Recent landslides in Uttarakhand - Nature’s fury or human folly – A paper in Current Science

This paper in Current Science deals with the recent landslides in the hill slopes in the Uttarakhand Himalayas, which are known for their instability due to ongoing tectonic activity.

LandslideHowever, increasing anthropogenic intervention in the recent times appears to be contributing to terrain instability in addition to natural factors, as observed by increasing frequency and magnitude of landslides since 1970.

During August and September 2010, Uttarakhand Himalaya witnessed large-scale slope destabilization, particularly along the roads where widening work was in progress leading to huge damage. The cause of regional-scale landslides has been attributed to exceptionally high rainfall in the region during September. When the average rainfall for the month of August and September from 2000 to 2009 is compared with rainfall data of the same period of 2010, it was found that in September 2010, 336 per cent higher rainfall was received by the area. However, the question that arises is: was it unusual rainfall-induced calamity or a result of human intervention?

The paper suggests that inadequate consideration of geology and geomorphology during the road alignment and poor, faulty engineering techniques were major factors responsible for the recent landslides. Experts hold the view that while tampering with the Himalayan slopes, one needs to be extra careful as the slopes, which have evolved by exogenic and endogenic processes are precariously balanced.

Under normal climatic conditions, a majority of the valley slopes are in the state of geomorphic equilibrium. Rain normally triggers the landslide by raising the water table and water pressure, which ultimately leads to slope failure. This phenomenon is a part of the natural process of hill slope erosion.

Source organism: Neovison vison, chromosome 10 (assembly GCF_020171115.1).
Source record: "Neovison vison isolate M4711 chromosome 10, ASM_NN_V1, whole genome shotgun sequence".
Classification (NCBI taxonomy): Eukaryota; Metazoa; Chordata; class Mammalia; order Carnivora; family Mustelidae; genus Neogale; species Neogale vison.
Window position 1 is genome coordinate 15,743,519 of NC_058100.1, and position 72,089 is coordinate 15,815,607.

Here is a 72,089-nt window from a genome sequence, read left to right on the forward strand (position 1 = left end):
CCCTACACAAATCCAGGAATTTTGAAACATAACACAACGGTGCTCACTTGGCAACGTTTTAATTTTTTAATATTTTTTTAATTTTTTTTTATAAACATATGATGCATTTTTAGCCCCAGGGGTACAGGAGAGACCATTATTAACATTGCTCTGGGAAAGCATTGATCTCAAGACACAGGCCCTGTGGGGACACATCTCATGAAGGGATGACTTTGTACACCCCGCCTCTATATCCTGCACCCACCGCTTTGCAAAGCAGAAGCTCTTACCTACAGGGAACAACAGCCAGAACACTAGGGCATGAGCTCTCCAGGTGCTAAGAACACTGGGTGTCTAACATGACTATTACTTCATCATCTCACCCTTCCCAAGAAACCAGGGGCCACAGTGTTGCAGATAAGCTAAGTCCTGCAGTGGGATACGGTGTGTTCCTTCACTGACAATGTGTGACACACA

The paper stresses the need for developing a module which should have the provision for ascertaining the terrain stability/instability using the standard geological and ecological criteria. Further, similar to earthquake zonation, valley slopes should be categorized based on the degree of stability. With the advent of satellite remote sensing technology, it is now possible to gather information both in spatial and temporal domain. Such data provide an opportunity to ascertain the nature and magnitude of change witnessed by a particular valley slope, so that an appropriate slope treatment strategy can be evolved.

 The paper concludes with the need for working towards generating a scientific database on spatial and temporal changes in the terrain characteristics and for devising methodologies by the concerned departments in order to minimize the severity of landslides in future.

Download the paper here -


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